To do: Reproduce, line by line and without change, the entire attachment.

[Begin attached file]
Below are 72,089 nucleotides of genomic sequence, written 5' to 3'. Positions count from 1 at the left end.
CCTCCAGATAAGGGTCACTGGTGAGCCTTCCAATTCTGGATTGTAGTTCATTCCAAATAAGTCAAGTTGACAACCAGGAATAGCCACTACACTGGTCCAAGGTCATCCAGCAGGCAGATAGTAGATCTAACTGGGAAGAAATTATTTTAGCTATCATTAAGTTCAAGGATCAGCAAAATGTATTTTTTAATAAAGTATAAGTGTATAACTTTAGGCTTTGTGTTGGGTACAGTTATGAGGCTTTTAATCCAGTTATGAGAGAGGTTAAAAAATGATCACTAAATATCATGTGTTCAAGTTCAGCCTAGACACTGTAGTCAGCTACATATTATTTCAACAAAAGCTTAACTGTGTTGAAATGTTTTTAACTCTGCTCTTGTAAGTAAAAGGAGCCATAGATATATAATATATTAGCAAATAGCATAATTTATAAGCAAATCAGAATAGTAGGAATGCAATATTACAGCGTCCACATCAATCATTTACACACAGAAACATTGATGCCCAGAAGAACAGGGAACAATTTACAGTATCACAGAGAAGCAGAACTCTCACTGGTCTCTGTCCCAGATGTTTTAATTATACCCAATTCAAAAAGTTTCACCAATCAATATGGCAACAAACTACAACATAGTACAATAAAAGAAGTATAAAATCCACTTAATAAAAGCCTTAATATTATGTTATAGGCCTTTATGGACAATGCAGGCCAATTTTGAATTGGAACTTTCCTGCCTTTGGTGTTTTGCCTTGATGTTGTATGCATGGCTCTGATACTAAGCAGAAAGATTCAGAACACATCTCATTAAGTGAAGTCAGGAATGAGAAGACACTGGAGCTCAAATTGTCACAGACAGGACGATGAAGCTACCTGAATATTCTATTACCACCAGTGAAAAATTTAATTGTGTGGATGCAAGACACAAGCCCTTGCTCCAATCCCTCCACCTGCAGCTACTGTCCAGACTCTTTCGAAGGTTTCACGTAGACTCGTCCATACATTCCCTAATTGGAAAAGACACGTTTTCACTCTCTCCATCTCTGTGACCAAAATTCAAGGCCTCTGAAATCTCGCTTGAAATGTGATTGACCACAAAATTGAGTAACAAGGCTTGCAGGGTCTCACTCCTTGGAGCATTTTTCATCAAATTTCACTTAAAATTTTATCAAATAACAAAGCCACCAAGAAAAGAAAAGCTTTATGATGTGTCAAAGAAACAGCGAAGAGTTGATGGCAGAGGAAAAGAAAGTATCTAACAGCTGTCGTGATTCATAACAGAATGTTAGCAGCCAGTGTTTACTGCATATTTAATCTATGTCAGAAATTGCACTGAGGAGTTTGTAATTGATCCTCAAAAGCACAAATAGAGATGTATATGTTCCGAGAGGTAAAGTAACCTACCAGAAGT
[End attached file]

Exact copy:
Below are 72,089 nucleotides of genomic sequence, written 5' to 3'. Positions count from 1 at the left end.
CCTCCAGATAAGGGTCACTGGTGAGCCTTCCAATTCTGGATTGTAGTTCATTCCAAATAAGTCAAGTTGACAACCAGGAATAGCCACTACACTGGTCCAAGGTCATCCAGCAGGCAGATAGTAGATCTAACTGGGAAGAAATTATTTTAGCTATCATTAAGTTCAAGGATCAGCAAAATGTATTTTTTAATAAAGTATAAGTGTATAACTTTAGGCTTTGTGTTGGGTACAGTTATGAGGCTTTTAATCCAGTTATGAGAGAGGTTAAAAAATGATCACTAAATATCATGTGTTCAAGTTCAGCCTAGACACTGTAGTCAGCTACATATTATTTCAACAAAAGCTTAACTGTGTTGAAATGTTTTTAACTCTGCTCTTGTAAGTAAAAGGAGCCATAGATATATAATATATTAGCAAATAGCATAATTTATAAGCAAATCAGAATAGTAGGAATGCAATATTACAGCGTCCACATCAATCATTTACACACAGAAACATTGATGCCCAGAAGAACAGGGAACAATTTACAGTATCACAGAGAAGCAGAACTCTCACTGGTCTCTGTCCCAGATGTTTTAATTATACCCAATTCAAAAAGTTTCACCAATCAATATGGCAACAAACTACAACATAGTACAATAAAAGAAGTATAAAATCCACTTAATAAAAGCCTTAATATTATGTTATAGGCCTTTATGGACAATGCAGGCCAATTTTGAATTGGAACTTTCCTGCCTTTGGTGTTTTGCCTTGATGTTGTATGCATGGCTCTGATACTAAGCAGAAAGATTCAGAACACATCTCATTAAGTGAAGTCAGGAATGAGAAGACACTGGAGCTCAAATTGTCACAGACAGGACGATGAAGCTACCTGAATATTCTATTACCACCAGTGAAAAATTTAATTGTGTGGATGCAAGACACAAGCCCTTGCTCCAATCCCTCCACCTGCAGCTACTGTCCAGACTCTTTCGAAGGTTTCACGTAGACTCGTCCATACATTCCCTAATTGGAAAAGACACGTTTTCACTCTCTCCATCTCTGTGACCAAAATTCAAGGCCTCTGAAATCTCGCTTGAAATGTGATTGACCACAAAATTGAGTAACAAGGCTTGCAGGGTCTCACTCCTTGGAGCATTTTTCATCAAATTTCACTTAAAATTTTATCAAATAACAAAGCCACCAAGAAAAGAAAAGCTTTATGATGTGTCAAAGAAACAGCGAAGAGTTGATGGCAGAGGAAAAGAAAGTATCTAACAGCTGTCGTGATTCATAACAGAATGTTAGCAGCCAGTGTTTACTGCATATTTAATCTATGTCAGAAATTGCACTGAGGAGTTTGTAATTGATCCTCAAAAGCACAAATAGAGATGTATATGTTCCGAGAGGTAAAGTAACCTACCAGAAGT